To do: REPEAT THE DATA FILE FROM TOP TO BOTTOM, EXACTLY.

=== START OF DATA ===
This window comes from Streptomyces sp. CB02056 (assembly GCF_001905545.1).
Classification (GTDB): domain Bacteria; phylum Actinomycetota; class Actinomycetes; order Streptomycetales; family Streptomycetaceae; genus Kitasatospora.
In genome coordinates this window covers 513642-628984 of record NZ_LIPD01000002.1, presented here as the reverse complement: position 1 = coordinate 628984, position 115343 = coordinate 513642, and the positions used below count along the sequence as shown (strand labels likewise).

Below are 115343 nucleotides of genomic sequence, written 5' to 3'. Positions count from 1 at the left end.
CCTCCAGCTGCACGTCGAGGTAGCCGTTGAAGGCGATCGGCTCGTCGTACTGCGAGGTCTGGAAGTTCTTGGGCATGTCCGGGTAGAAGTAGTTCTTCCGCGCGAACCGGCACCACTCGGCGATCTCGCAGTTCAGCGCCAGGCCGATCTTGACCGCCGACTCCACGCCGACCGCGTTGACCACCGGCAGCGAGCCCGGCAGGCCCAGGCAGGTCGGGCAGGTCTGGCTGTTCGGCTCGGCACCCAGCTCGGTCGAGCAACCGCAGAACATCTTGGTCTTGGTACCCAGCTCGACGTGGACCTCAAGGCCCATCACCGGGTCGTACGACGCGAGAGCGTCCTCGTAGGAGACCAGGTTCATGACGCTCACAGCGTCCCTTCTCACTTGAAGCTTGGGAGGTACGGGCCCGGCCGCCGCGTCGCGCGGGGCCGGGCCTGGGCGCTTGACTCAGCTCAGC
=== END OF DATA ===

This window comes from Streptomyces sp. CB02056 (assembly GCF_001905545.1).
Classification (GTDB): domain Bacteria; phylum Actinomycetota; class Actinomycetes; order Streptomycetales; family Streptomycetaceae; genus Kitasatospora.
In genome coordinates this window covers 513642-628984 of record NZ_LIPD01000002.1, presented here as the reverse complement: position 1 = coordinate 628984, position 115343 = coordinate 513642, and the positions used below count along the sequence as shown (strand labels likewise).

Below are 115343 nucleotides of genomic sequence, written 5' to 3'. Positions count from 1 at the left end.
CCTCCAGCTGCACGTCGAGGTAGCCGTTGAAGGCGATCGGCTCGTCGTACTGCGAGGTCTGGAAGTTCTTGGGCATGTCCGGGTAGAAGTAGTTCTTCCGCGCGAACCGGCACCACTCGGCGATCTCGCAGTTCAGCGCCAGGCCGATCTTGACCGCCGACTCCACGCCGACCGCGTTGACCACCGGCAGCGAGCCCGGCAGGCCCAGGCAGGTCGGGCAGGTCTGGCTGTTCGGCTCGGCACCCAGCTCGGTCGAGCAACCGCAGAACATCTTGGTCTTGGTACCCAGCTCGACGTGGACCTCAAGGCCCATCACCGGGTCGTACGACGCGAGAGCGTCCTCGTAGGAGACCAGGTTCATGACGCTCACAGCGTCCCTTCTCACTTGAAGCTTGGGAGGTACGGGCCCGGCCGCCGCGTCGCGCGGGGCCGGGCCTGGGCGCTTGACTCAGCTCAGC